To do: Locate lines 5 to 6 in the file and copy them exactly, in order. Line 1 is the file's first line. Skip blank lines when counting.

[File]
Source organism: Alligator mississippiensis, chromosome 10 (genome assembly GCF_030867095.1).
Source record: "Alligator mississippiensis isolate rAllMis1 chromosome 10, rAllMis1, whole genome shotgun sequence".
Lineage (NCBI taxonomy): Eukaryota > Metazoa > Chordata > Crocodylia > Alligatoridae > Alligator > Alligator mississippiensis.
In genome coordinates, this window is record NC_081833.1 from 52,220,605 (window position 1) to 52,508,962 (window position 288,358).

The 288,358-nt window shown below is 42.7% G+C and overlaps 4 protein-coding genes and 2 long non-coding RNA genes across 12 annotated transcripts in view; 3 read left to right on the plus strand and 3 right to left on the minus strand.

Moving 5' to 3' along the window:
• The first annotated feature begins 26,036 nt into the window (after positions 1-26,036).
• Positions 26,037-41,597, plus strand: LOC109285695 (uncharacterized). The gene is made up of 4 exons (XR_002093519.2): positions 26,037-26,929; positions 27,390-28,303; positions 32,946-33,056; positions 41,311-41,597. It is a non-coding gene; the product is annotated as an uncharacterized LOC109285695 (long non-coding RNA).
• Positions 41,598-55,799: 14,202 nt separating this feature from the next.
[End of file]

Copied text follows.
The 288,358-nt window shown below is 42.7% G+C and overlaps 4 protein-coding genes and 2 long non-coding RNA genes across 12 annotated transcripts in view; 3 read left to right on the plus strand and 3 right to left on the minus strand.

Moving 5' to 3' along the window: